go ask obama, I'm totally sure he'll write you a checkAfter denying a disgusting Gypsy woman another extension on her mortgage to impress her boss (David Paymer), she gets cursed with an object that marks her as fodder for a demon called Lamia. Demons! They just don't understand fiscal responsibility. The fact that Raimi turns this into a joke is hilarious, but there is also a major truth underneath this well-timed setup.

The banks were blamed for targeting the weak, for okaying loans that couldn't possibly be repaid. Little condemnation has come in for those who couldn't make their payments. Probably there is blame on both sides, and since the government bailed out only one of those sides, I'm not even sure who to be sympathetic to. That is where we are in American life - there are no winners, just different levels of losers in hock to a federal government that has no idea when to stop spending.

Thankfully it is in Drag Me to Hell that Judgment comes, Raimi-style. It doesn't matter who you are: if you have a button on your shirt, you're going underneath the ground where Hell is.

this happens at every single seance i go to

In order to avoid this fate, Christine gets barfed on, she kills animals, she throws up, she bleeds out, she tries anything to get herself uncursed. And as funny as this all should be, it's seriously frightening to know it's not in her head. She's a dead woman, but she won't die -- she'll live on in Hell.

By the end of the film she's trying to find a reason to justify condemning someone else to her fate, even wanting to bop off her sniveling Asian coworker before thinking better of it. The decision she comes to, and the ending the film spirals toward in the 99 minutes it holds you I won't spoil here, but it is more exciting than anything else that will hit theaters this summer.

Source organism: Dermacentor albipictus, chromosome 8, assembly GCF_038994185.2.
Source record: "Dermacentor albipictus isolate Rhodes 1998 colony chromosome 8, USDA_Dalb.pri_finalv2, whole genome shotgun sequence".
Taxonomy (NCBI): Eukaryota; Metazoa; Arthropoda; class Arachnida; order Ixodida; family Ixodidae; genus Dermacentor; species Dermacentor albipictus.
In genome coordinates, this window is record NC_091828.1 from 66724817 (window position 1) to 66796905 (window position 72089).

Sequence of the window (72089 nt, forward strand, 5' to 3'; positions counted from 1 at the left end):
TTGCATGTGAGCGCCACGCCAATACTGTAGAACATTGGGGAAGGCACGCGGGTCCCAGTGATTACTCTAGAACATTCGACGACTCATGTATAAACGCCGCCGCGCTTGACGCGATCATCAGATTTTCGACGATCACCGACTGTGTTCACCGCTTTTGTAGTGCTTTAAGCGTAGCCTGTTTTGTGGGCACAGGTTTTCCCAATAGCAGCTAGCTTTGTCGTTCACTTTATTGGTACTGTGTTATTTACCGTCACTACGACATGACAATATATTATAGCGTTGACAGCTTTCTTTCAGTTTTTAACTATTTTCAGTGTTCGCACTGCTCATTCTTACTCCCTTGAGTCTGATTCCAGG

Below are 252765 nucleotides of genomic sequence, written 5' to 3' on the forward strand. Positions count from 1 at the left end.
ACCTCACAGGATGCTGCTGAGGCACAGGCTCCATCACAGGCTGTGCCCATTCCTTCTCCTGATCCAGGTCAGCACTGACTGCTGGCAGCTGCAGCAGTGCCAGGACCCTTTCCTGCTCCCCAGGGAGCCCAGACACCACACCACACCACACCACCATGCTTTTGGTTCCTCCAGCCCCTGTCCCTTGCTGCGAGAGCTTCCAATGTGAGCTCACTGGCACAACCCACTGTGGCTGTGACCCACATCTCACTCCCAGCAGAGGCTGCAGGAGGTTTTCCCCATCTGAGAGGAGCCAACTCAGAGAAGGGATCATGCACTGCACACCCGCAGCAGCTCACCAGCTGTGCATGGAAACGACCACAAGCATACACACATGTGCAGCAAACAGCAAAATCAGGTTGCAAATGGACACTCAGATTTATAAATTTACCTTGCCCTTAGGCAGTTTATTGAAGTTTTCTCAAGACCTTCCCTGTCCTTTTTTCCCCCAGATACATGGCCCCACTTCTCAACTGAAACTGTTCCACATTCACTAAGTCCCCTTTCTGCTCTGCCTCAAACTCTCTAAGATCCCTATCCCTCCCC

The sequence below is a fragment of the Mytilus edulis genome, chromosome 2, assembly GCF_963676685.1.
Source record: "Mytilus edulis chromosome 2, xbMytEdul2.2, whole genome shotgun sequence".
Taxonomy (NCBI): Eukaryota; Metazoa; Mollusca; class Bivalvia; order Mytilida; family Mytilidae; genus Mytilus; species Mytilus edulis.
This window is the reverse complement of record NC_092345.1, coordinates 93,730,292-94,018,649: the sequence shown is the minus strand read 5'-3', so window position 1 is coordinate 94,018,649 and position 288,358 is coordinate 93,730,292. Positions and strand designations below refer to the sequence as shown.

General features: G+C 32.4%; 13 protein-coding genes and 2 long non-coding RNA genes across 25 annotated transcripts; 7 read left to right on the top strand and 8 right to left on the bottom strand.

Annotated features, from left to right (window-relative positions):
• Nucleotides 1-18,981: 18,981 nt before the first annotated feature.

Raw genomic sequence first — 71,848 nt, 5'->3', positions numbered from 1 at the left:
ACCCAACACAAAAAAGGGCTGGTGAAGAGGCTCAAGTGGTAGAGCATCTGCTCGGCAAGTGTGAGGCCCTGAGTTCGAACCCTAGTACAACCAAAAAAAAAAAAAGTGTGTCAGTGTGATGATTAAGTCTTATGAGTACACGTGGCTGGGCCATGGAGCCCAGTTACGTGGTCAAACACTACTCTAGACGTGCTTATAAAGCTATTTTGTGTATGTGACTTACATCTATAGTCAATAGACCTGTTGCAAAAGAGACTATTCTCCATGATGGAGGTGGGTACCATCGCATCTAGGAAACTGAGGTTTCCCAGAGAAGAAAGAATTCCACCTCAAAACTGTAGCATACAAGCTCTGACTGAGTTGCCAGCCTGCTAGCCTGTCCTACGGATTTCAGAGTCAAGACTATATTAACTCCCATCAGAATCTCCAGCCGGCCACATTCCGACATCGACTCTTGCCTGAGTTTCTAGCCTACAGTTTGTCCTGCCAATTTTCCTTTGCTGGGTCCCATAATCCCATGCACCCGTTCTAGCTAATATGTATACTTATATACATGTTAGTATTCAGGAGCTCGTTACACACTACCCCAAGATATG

lamia also nabbed david carradine recentlyWhat makes Raimi such a masterful director? When he's taking himself seriously instead of delivering another hammy Spiderman sequel, he is the best at stringing together action and humor, a relentlessly eye for how things should pile on top of each other to create something surprising and funny, but wholly real.

With Spiderman, he took a series of increasingly nonsensical scripts, and made a film completely foreign to them out of their mediocre dialogue and situations. He turned the superhero genre into comedy, and in doing so made all other like movies over-serious and dull. As in Spiderman, everything here holds a demonic menace: a messy psychologist's office, a medium's goat, the button on Christine's shirt. The next day, you can't even look at a doorknob without imagining yourself going through it full bore. There is no one better in the genre, and we can hope he finds reason to come back to horror again after Drag Me To Hell.

The film's had some moderate success at the box office, and while it is devoid of big stars, I think I have some idea why audiences didn't exactly flock in droves. It's pretty much the September 11th movie all over again. We have no desire to relive these horrors when worse is befalling us every day, in the seeming safety of what was America. We won't be safe again, not here. We will tear each other apart even if big banks lend more and people are able, again, to buy beyond their means. Once you've been cursed, you can't go back.

Alex Carnevale is the editor of This Recording. He tumbls here.